Robert Pattinson proves himself more than capable of taking on the Caped Crusader and can simply be explained as a perfect mix between Michael Keaton’s and Christian Bale’s performances. The film has more interest and focus in seeing the character as Batman rather than Bruce Wayne, which serves the narrative brilliantly. Pattinson’s Batman is unlike others because his fighting skills aren’t perfect and there are moments when he is getting beaten up by thugs. The Batman is a much more violent take on the character, but one that feels more realistic and less like a regular superhero film as it feels as though Batman is just a man wearing a suit who can fight. Pattinson’s Bruce is moody and isolated from the world, despite living in the centre of the city, while his Batman is relentless and will do anything to get to the bottom of the situation. The scene in which Batman confronts the Riddler in Arkham State Hospital is the best in the film as it shows the character break face as he tries to figure out what the villain has planned.
Playing opposite Pattinson is Zoë Kravitz as Catwoman in a turn that feels revolutionary for a character that has been overtly sexualised over the years. Kravitz’s Catwoman is unapologetic in her actions and isn’t afraid to stand up for what she believes in, even if it isn’t necessarily the morally right thing. From the moment that Kravitz steps onto the screen, the audience is immediately drawn to her. What is amazing about Kravitz’s performance is how well she develops Selina’s character throughout the film, so her turn never gets boring or loses steam. Not only does she have great chemistry with Pattinson which makes the film gripping to watch in its entirety, but Kravitz’s Catwoman is incredibly strong and capable of asserting her own agency without the need for male assistance or approval, which feels revolutionary and authentic in how it is portrayed onscreen.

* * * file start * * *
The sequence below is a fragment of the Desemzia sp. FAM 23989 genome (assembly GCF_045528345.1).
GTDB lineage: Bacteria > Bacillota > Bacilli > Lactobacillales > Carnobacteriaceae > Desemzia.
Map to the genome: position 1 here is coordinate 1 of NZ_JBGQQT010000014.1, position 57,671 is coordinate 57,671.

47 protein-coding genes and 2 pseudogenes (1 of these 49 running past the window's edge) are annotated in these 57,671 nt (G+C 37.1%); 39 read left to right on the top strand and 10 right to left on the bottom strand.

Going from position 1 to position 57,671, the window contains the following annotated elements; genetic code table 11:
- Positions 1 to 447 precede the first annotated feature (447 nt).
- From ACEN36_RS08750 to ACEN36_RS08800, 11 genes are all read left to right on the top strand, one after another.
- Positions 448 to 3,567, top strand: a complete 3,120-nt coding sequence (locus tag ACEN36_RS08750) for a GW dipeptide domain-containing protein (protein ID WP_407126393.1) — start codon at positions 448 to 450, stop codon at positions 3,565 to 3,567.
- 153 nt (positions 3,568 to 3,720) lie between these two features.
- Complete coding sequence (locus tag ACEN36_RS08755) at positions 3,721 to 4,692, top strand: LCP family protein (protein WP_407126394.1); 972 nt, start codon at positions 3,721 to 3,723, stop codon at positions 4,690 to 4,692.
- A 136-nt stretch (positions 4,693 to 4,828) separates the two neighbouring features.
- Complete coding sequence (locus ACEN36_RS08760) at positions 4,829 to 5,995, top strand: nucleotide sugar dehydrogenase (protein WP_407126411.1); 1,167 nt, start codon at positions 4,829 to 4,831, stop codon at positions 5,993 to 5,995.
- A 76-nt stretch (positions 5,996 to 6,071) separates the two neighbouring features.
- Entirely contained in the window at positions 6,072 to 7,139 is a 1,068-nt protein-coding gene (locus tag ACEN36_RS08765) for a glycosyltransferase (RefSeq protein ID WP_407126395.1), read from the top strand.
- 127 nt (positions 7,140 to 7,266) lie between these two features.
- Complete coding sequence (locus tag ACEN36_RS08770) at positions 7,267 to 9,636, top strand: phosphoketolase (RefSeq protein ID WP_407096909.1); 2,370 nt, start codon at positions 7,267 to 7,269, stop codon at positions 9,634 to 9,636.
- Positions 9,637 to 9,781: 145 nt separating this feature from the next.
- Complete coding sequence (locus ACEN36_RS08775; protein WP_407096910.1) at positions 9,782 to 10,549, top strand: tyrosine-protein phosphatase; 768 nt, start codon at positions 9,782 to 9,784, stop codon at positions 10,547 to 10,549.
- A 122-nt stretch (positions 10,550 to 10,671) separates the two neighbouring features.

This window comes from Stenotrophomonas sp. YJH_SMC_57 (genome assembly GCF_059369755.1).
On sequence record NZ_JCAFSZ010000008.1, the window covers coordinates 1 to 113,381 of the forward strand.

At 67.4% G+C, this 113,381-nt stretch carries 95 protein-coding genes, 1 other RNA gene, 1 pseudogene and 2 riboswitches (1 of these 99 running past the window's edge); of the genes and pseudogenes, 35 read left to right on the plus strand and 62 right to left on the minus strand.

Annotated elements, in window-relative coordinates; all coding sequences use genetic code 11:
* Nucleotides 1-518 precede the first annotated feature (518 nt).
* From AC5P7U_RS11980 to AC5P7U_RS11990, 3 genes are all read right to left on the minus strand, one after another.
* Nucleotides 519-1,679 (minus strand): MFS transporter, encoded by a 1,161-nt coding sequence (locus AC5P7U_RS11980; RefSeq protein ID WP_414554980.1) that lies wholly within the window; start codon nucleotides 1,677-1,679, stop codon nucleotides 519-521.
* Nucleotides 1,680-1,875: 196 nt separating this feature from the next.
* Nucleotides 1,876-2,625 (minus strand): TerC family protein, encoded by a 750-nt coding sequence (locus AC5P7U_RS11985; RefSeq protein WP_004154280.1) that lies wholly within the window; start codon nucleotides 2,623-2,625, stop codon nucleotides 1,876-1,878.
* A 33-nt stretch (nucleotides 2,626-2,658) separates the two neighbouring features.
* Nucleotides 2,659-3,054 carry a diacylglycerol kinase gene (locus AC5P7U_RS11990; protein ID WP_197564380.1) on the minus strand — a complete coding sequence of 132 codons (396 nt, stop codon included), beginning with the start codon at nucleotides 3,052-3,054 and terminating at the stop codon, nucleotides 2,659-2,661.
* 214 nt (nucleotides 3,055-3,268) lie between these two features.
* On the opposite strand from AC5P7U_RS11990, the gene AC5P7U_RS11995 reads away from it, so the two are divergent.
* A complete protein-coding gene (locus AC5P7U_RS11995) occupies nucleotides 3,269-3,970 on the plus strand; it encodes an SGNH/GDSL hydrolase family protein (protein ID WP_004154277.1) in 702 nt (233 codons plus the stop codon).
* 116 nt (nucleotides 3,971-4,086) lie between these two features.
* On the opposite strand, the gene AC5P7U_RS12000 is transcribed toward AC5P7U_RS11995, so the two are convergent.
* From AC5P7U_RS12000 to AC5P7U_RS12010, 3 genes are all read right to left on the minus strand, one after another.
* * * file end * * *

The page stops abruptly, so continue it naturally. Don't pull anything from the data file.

The main antagonist in the film is the Riddler, who is played phenomenally by the always fantastic, Paul Dano. In a career that has shown gigantic range, Dano appears to be getting the recognition that he has long deserved from mainstream audiences thanks to his menacing Riddler. It’s an unpredictable performance that shows the same level of dedication and characterisation that he brings to films such as There Will Be Blood and Prisoners. Even when he is not onscreen, his presence is felt through the entire film in the game of cat and mouse thanks to his ability to be a perfect match for Pattinson’s Batman. Dano may not be obvious choice for a superhero villain, but he’s proven that he is more than capable of performing exceptionally well in any genre.